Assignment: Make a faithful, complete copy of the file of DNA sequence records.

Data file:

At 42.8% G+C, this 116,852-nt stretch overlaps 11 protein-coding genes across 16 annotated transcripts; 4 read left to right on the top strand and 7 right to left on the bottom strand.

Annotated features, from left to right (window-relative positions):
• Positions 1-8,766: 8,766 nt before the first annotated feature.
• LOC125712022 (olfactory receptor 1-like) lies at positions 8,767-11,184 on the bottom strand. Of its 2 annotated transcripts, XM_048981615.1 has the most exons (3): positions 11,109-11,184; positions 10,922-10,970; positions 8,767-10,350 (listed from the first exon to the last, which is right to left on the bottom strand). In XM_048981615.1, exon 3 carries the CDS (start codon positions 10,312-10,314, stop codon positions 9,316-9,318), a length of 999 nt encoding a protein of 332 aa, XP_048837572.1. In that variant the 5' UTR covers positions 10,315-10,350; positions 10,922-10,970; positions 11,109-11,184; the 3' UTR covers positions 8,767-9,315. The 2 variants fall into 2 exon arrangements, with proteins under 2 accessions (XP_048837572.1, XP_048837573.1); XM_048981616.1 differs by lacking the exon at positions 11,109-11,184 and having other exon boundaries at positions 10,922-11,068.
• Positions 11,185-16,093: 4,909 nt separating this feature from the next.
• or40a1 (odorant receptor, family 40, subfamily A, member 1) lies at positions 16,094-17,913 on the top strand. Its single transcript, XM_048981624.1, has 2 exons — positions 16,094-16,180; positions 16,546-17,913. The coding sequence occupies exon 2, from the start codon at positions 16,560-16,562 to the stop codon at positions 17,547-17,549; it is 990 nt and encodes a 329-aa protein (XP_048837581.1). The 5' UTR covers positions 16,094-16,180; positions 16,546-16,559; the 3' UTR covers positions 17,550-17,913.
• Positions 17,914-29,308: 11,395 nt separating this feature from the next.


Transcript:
At 42.8% G+C, this 116,852-nt stretch overlaps 11 protein-coding genes across 16 annotated transcripts; 4 read left to right on the top strand and 7 right to left on the bottom strand.

Annotated features, from left to right (window-relative positions):
• Positions 1-8,766: 8,766 nt before the first annotated feature.
• LOC125712022 (olfactory receptor 1-like) lies at positions 8,767-11,184 on the bottom strand. Of its 2 annotated transcripts, XM_048981615.1 has the most exons (3): positions 11,109-11,184; positions 10,922-10,970; positions 8,767-10,350 (listed from the first exon to the last, which is right to left on the bottom strand). In XM_048981615.1, exon 3 carries the CDS (start codon positions 10,312-10,314, stop codon positions 9,316-9,318), a length of 999 nt encoding a protein of 332 aa, XP_048837572.1. In that variant the 5' UTR covers positions 10,315-10,350; positions 10,922-10,970; positions 11,109-11,184; the 3' UTR covers positions 8,767-9,315. The 2 variants fall into 2 exon arrangements, with proteins under 2 accessions (XP_048837572.1, XP_048837573.1); XM_048981616.1 differs by lacking the exon at positions 11,109-11,184 and having other exon boundaries at positions 10,922-11,068.
• Positions 11,185-16,093: 4,909 nt separating this feature from the next.
• or40a1 (odorant receptor, family 40, subfamily A, member 1) lies at positions 16,094-17,913 on the top strand. Its single transcript, XM_048981624.1, has 2 exons — positions 16,094-16,180; positions 16,546-17,913. The coding sequence occupies exon 2, from the start codon at positions 16,560-16,562 to the stop codon at positions 17,547-17,549; it is 990 nt and encodes a 329-aa protein (XP_048837581.1). The 5' UTR covers positions 16,094-16,180; positions 16,546-16,559; the 3' UTR covers positions 17,550-17,913.
• Positions 17,914-29,308: 11,395 nt separating this feature from the next.